We will miss Nicole, but her legacy lives on in her children, Ideas, Reconsidered, and the beautiful fruit and vegetable garden she tended so diligently. In her memory, I hope you try to change your mind about something you have always taken for granted as "the way things are done." Oh, and don't forget your tin of homemade granola.

Commemorating Nicole's life reminded us to make the most of ours. But how? How do you live a fulfilling life? How can you spend your time to experience it as meaningful? What legacy do you want to leave? What choices will make you happy in the end? 

What writing your eulogy can teach you about life. 

How will you be remembered? What effect will you have had on the world and those you loved? What goals did you achieve? What did you create? How did you contribute? What words will be used to describe you?

To answer such questions, write your own eulogy. Your eulogy is the speech that someone who survives you will write and deliver in your memory following your passing. In writing this, take another's perspective (you can choose who: e.g., a child, spouse, friend, business associate, and assume you will live into your 90s).

The eulogy opening this piece was written by my student Nicole. Here is another nice example written by my student Justin:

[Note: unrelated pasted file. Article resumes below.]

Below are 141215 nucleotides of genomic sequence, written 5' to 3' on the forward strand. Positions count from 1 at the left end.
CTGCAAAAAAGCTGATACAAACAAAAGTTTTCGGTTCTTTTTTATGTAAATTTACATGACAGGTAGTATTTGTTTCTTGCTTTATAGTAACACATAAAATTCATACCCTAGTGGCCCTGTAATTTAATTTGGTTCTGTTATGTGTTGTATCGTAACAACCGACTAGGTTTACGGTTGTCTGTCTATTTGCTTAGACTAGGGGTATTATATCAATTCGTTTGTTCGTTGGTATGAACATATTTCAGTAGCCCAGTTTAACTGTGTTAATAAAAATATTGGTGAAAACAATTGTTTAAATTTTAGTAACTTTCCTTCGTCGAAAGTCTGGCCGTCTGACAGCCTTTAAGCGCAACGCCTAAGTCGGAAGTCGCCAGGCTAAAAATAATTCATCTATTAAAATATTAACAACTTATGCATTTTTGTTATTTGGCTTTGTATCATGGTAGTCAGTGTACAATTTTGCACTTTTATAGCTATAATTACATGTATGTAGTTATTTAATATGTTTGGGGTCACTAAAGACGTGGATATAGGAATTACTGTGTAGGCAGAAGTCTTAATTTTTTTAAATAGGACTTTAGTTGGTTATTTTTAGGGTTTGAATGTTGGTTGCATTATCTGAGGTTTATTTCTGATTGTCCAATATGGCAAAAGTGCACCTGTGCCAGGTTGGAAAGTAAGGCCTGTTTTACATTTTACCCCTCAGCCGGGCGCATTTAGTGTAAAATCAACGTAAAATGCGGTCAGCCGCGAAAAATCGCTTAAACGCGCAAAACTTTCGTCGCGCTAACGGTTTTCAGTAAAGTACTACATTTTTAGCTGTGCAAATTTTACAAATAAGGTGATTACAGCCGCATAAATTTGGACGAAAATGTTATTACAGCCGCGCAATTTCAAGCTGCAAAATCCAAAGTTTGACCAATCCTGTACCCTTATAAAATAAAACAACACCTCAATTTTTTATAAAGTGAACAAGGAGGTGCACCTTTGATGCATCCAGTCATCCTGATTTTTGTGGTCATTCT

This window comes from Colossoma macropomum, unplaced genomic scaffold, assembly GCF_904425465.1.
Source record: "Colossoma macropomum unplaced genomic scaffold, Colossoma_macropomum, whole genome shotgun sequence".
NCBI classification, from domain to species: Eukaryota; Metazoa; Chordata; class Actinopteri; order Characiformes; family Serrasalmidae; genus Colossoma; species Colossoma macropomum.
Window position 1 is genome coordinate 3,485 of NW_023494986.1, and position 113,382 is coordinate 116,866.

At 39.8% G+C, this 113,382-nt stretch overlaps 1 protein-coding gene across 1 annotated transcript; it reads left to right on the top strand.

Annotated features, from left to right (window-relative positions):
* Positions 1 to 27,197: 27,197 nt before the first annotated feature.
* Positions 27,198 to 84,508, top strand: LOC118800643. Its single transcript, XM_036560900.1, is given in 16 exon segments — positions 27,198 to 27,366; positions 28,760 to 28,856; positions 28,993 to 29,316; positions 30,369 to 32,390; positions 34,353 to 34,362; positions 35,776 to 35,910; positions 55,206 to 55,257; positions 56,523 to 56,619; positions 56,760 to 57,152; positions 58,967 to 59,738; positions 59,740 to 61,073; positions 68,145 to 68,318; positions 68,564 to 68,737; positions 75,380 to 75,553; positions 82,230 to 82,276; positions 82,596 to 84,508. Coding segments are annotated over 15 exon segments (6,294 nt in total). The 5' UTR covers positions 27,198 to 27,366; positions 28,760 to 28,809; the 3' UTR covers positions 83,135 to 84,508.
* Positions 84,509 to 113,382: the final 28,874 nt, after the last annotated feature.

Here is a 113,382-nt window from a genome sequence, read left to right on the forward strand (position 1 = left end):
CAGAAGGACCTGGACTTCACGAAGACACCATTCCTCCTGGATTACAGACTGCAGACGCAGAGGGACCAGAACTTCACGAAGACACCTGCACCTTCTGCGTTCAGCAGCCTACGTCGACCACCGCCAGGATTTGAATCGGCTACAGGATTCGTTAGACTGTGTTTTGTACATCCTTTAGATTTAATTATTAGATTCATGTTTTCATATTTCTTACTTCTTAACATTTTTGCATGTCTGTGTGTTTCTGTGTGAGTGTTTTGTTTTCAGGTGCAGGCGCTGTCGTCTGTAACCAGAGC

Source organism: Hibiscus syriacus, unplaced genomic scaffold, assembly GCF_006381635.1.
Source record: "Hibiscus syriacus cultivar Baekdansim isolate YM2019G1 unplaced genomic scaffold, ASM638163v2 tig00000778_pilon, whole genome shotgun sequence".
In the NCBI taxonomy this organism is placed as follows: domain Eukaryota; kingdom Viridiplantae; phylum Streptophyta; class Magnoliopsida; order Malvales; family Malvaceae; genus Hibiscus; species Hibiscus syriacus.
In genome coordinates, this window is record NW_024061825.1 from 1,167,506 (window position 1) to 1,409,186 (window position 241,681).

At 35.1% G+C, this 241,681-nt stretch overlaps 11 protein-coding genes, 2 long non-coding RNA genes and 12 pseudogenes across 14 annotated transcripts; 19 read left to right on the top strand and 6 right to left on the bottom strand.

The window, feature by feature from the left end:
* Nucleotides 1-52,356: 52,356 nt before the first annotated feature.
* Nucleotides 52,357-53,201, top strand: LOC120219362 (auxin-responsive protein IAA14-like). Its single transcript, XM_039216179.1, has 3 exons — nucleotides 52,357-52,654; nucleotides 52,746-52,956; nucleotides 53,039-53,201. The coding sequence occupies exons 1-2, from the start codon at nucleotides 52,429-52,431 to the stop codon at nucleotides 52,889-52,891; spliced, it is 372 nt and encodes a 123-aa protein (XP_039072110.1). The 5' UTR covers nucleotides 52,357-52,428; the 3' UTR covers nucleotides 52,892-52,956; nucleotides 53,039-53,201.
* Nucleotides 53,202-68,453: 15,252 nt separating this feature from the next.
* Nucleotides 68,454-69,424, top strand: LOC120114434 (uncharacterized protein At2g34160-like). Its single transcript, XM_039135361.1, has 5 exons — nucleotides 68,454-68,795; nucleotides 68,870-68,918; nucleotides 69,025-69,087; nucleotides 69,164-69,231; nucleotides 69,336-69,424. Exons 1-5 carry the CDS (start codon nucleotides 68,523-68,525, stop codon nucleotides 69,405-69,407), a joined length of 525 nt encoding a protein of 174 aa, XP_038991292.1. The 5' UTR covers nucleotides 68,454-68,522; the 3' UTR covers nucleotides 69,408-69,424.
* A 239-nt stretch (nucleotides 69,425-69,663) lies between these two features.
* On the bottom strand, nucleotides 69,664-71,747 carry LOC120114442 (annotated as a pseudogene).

My father didn't always give me the things I wanted…instead, he always gave me what I needed…and while that wasn't easy when specific "things" felt important to me—looking back now, it taught me some of the most valuable lessons in life. The "things" that are really worth having, aspiring toward, and wanting are not bought with money but instead love, hard work, and dedication.

My father was an incredibly dedicated husband, dad, and friend—who constantly praised all of his children on their work—not the result that came from their work. Also, something that was a bit annoying at an early age—but something that got me through the toughest times in my life—I kept hearing my father's voice saying: "You're working so hard, you will overcome this—this challenge is here for a reason." And so, I worked and I overcame—and I constantly thought of my dad as I was doing both.

My father tucked me into bed every night he was in town—and every night he whispered "special words"—as we called them—into my ears. They were different for each of my siblings—so I can only speak to what they were to me. They were always about how special, caring, thoughtful, courageous, inquisitive, and perseverant a girl I was.